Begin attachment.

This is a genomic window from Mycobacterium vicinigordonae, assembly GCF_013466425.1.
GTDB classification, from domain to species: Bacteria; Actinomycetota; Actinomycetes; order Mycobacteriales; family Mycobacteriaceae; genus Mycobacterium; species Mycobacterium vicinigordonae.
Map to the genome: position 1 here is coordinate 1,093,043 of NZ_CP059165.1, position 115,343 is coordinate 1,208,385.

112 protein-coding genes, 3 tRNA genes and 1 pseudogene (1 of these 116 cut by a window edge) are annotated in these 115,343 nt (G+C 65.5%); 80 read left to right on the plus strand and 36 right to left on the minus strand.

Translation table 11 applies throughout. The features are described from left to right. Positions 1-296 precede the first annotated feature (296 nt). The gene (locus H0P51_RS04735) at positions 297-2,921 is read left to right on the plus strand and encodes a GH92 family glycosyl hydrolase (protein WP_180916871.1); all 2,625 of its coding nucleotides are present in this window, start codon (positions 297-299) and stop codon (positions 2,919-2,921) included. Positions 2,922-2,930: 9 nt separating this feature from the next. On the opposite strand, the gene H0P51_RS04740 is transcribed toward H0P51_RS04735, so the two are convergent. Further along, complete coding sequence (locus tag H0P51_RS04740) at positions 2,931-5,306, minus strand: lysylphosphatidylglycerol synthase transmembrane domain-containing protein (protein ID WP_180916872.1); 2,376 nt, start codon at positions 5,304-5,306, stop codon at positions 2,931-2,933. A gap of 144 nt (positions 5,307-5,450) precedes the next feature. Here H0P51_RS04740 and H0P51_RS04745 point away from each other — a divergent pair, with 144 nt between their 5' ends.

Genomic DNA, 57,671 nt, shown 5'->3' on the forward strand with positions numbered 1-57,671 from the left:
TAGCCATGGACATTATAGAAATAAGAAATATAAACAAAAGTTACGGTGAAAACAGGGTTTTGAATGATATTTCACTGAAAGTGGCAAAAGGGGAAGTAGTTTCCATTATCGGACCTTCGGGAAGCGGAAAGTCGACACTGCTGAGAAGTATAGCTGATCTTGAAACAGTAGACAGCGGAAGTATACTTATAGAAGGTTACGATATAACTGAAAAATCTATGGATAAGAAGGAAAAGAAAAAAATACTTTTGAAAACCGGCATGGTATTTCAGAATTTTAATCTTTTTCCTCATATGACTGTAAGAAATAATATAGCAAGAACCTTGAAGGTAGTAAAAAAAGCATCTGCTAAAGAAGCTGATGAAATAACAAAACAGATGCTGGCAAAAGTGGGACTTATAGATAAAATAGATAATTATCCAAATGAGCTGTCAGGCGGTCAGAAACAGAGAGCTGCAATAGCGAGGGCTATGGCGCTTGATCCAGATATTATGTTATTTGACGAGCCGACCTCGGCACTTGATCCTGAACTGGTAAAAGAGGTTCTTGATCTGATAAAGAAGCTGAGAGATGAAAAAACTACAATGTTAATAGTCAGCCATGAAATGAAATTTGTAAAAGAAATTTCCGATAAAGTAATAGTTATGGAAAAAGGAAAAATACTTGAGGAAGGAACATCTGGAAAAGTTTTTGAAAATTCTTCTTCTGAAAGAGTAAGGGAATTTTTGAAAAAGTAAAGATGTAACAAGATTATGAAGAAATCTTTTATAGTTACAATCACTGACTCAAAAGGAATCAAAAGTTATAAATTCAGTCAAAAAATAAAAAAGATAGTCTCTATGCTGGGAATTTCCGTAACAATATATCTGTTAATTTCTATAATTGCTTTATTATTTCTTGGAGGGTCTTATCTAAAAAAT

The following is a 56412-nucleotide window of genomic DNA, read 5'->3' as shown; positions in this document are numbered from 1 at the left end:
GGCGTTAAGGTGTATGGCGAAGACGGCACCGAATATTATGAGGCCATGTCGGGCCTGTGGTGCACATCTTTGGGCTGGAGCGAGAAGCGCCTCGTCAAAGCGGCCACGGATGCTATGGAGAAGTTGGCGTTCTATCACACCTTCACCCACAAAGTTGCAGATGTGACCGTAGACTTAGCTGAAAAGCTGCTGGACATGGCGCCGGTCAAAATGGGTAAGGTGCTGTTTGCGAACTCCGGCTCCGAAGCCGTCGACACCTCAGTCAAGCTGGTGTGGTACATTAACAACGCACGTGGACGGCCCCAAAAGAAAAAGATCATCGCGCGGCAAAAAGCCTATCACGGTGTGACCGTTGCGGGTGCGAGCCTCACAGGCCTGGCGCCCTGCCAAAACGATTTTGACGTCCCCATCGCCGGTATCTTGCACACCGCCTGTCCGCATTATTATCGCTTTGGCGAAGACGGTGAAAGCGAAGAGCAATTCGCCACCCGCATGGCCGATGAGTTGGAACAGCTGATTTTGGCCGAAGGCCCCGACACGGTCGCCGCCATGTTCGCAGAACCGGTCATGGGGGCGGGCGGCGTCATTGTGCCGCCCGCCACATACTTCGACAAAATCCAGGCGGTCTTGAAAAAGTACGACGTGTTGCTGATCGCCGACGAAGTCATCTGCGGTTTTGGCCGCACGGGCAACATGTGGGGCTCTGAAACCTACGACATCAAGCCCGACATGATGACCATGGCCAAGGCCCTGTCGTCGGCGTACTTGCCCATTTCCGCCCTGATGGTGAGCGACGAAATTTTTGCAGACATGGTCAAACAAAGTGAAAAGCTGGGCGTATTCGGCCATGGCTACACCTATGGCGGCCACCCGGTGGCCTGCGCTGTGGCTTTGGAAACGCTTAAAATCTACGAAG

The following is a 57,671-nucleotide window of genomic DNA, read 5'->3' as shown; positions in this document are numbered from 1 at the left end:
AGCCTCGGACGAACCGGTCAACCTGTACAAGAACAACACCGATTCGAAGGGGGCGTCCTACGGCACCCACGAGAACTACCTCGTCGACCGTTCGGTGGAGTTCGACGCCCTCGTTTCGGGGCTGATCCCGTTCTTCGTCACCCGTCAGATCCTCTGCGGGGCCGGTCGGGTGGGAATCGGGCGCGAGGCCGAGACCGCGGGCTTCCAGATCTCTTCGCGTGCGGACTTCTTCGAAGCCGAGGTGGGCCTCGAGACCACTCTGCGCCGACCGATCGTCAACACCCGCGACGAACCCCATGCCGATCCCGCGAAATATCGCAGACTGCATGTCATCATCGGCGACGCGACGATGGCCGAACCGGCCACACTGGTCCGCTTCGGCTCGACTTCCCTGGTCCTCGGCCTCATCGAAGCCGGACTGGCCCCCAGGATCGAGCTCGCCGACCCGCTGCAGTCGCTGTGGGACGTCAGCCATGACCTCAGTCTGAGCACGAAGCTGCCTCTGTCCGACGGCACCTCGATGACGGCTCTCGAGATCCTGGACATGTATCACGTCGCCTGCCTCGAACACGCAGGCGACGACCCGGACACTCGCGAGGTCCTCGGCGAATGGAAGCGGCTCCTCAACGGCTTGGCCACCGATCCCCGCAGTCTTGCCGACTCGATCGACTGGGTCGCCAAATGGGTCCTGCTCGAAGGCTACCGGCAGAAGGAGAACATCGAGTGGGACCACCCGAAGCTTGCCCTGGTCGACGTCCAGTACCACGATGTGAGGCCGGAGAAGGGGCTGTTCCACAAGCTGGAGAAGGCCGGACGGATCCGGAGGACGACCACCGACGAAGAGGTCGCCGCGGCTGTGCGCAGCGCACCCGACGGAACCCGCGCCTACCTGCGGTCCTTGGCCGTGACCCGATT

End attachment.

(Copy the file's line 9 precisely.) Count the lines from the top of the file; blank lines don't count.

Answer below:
GGCGTTAAGGTGTATGGCGAAGACGGCACCGAATATTATGAGGCCATGTCGGGCCTGTGGTGCACATCTTTGGGCTGGAGCGAGAAGCGCCTCGTCAAAGCGGCCACGGATGCTATGGAGAAGTTGGCGTTCTATCACACCTTCACCCACAAAGTTGCAGATGTGACCGTAGACTTAGCTGAAAAGCTGCTGGACATGGCGCCGGTCAAAATGGGTAAGGTGCTGTTTGCGAACTCCGGCTCCGAAGCCGTCGACACCTCAGTCAAGCTGGTGTGGTACATTAACAACGCACGTGGACGGCCCCAAAAGAAAAAGATCATCGCGCGGCAAAAAGCCTATCACGGTGTGACCGTTGCGGGTGCGAGCCTCACAGGCCTGGCGCCCTGCCAAAACGATTTTGACGTCCCCATCGCCGGTATCTTGCACACCGCCTGTCCGCATTATTATCGCTTTGGCGAAGACGGTGAAAGCGAAGAGCAATTCGCCACCCGCATGGCCGATGAGTTGGAACAGCTGATTTTGGCCGAAGGCCCCGACACGGTCGCCGCCATGTTCGCAGAACCGGTCATGGGGGCGGGCGGCGTCATTGTGCCGCCCGCCACATACTTCGACAAAATCCAGGCGGTCTTGAAAAAGTACGACGTGTTGCTGATCGCCGACGAAGTCATCTGCGGTTTTGGCCGCACGGGCAACATGTGGGGCTCTGAAACCTACGACATCAAGCCCGACATGATGACCATGGCCAAGGCCCTGTCGTCGGCGTACTTGCCCATTTCCGCCCTGATGGTGAGCGACGAAATTTTTGCAGACATGGTCAAACAAAGTGAAAAGCTGGGCGTATTCGGCCATGGCTACACCTATGGCGGCCACCCGGTGGCCTGCGCTGTGGCTTTGGAAACGCTTAAAATCTACGAAG